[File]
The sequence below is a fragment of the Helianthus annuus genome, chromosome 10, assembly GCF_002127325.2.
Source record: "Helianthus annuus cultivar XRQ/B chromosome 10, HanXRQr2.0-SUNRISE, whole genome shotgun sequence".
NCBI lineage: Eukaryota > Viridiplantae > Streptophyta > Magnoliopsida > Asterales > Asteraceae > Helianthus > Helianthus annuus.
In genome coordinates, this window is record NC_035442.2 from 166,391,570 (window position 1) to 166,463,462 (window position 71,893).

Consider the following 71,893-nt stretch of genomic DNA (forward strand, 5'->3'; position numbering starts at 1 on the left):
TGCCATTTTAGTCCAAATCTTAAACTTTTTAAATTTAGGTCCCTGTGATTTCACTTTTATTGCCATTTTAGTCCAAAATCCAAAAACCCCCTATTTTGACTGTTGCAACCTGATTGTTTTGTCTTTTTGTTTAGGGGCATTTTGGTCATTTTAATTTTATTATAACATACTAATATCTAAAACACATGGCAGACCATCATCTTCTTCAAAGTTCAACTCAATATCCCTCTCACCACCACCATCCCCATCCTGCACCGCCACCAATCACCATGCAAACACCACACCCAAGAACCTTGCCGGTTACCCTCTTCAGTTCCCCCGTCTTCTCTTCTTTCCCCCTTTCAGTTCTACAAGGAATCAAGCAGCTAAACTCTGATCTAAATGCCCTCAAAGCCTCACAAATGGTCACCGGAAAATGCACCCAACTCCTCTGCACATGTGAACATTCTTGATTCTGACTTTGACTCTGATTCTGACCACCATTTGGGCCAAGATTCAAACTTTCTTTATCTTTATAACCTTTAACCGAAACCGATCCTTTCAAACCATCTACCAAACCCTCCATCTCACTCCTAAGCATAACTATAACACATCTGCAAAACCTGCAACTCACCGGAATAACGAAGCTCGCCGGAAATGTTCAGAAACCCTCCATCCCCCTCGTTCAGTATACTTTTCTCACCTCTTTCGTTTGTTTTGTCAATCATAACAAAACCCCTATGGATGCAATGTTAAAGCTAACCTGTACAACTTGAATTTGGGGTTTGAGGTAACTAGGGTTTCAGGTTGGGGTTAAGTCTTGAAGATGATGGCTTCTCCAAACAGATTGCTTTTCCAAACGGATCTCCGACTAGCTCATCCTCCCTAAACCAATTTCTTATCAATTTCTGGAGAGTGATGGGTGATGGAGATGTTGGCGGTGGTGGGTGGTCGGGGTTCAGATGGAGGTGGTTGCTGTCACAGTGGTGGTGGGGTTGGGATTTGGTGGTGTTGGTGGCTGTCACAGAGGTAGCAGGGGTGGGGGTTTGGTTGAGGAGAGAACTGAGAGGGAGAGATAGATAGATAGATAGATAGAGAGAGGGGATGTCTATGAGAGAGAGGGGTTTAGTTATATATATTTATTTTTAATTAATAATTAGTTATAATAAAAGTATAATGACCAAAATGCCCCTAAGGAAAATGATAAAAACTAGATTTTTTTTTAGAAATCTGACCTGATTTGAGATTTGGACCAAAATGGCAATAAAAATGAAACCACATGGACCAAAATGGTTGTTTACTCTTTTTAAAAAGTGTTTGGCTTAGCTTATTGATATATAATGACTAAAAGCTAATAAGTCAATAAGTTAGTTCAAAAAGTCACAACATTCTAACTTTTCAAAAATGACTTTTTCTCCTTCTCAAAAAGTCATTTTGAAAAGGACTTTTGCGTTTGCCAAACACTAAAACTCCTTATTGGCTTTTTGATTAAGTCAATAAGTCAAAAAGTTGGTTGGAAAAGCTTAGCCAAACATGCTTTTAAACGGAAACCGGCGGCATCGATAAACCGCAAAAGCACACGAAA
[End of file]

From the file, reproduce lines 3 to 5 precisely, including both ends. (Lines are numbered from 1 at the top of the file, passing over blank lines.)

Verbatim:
NCBI lineage: Eukaryota > Viridiplantae > Streptophyta > Magnoliopsida > Asterales > Asteraceae > Helianthus > Helianthus annuus.
In genome coordinates, this window is record NC_035442.2 from 166,391,570 (window position 1) to 166,463,462 (window position 71,893).

Consider the following 71,893-nt stretch of genomic DNA (forward strand, 5'->3'; position numbering starts at 1 on the left):